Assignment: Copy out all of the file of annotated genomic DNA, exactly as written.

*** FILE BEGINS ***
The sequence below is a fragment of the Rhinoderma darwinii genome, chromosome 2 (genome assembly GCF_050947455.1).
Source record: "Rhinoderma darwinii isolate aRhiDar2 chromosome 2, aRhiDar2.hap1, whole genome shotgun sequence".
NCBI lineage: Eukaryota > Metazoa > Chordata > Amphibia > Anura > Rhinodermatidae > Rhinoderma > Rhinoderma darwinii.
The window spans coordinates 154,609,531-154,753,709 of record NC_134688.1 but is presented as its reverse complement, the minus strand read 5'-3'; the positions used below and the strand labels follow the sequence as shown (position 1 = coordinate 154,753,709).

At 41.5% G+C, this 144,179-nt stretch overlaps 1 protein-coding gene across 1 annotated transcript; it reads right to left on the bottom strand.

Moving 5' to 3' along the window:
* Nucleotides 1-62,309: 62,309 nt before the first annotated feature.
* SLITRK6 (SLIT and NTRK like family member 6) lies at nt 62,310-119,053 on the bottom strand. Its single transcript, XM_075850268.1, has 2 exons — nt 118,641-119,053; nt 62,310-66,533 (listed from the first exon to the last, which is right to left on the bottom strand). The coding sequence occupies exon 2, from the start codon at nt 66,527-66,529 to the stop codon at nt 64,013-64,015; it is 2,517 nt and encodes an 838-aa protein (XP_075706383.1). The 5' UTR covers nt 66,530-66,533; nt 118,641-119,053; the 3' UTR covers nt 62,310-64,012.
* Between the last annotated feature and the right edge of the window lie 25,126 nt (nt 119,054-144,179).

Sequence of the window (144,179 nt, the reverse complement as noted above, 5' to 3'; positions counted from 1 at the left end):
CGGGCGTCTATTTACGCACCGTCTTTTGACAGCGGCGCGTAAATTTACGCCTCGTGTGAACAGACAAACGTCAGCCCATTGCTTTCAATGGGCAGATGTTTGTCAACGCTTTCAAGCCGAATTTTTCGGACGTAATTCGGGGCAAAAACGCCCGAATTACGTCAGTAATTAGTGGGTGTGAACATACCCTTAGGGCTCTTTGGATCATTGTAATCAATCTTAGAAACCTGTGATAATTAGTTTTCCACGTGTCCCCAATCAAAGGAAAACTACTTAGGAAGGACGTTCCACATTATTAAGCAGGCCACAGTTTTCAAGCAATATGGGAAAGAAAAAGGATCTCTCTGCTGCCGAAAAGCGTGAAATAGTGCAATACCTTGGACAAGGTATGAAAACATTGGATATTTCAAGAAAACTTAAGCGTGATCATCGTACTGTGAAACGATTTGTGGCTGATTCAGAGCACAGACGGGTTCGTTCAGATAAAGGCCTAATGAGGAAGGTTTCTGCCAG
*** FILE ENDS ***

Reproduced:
The sequence below is a fragment of the Rhinoderma darwinii genome, chromosome 2 (genome assembly GCF_050947455.1).
Source record: "Rhinoderma darwinii isolate aRhiDar2 chromosome 2, aRhiDar2.hap1, whole genome shotgun sequence".
NCBI lineage: Eukaryota > Metazoa > Chordata > Amphibia > Anura > Rhinodermatidae > Rhinoderma > Rhinoderma darwinii.
The window spans coordinates 154,609,531-154,753,709 of record NC_134688.1 but is presented as its reverse complement, the minus strand read 5'-3'; the positions used below and the strand labels follow the sequence as shown (position 1 = coordinate 154,753,709).

At 41.5% G+C, this 144,179-nt stretch overlaps 1 protein-coding gene across 1 annotated transcript; it reads right to left on the bottom strand.

Moving 5' to 3' along the window:
* Nucleotides 1-62,309: 62,309 nt before the first annotated feature.
* SLITRK6 (SLIT and NTRK like family member 6) lies at nt 62,310-119,053 on the bottom strand. Its single transcript, XM_075850268.1, has 2 exons — nt 118,641-119,053; nt 62,310-66,533 (listed from the first exon to the last, which is right to left on the bottom strand). The coding sequence occupies exon 2, from the start codon at nt 66,527-66,529 to the stop codon at nt 64,013-64,015; it is 2,517 nt and encodes an 838-aa protein (XP_075706383.1). The 5' UTR covers nt 66,530-66,533; nt 118,641-119,053; the 3' UTR covers nt 62,310-64,012.
* Between the last annotated feature and the right edge of the window lie 25,126 nt (nt 119,054-144,179).

Sequence of the window (144,179 nt, the reverse complement as noted above, 5' to 3'; positions counted from 1 at the left end):
CGGGCGTCTATTTACGCACCGTCTTTTGACAGCGGCGCGTAAATTTACGCCTCGTGTGAACAGACAAACGTCAGCCCATTGCTTTCAATGGGCAGATGTTTGTCAACGCTTTCAAGCCGAATTTTTCGGACGTAATTCGGGGCAAAAACGCCCGAATTACGTCAGTAATTAGTGGGTGTGAACATACCCTTAGGGCTCTTTGGATCATTGTAATCAATCTTAGAAACCTGTGATAATTAGTTTTCCACGTGTCCCCAATCAAAGGAAAACTACTTAGGAAGGACGTTCCACATTATTAAGCAGGCCACAGTTTTCAAGCAATATGGGAAAGAAAAAGGATCTCTCTGCTGCCGAAAAGCGTGAAATAGTGCAATACCTTGGACAAGGTATGAAAACATTGGATATTTCAAGAAAACTTAAGCGTGATCATCGTACTGTGAAACGATTTGTGGCTGATTCAGAGCACAGACGGGTTCGTTCAGATAAAGGCCTAATGAGGAAGGTTTCTGCCAG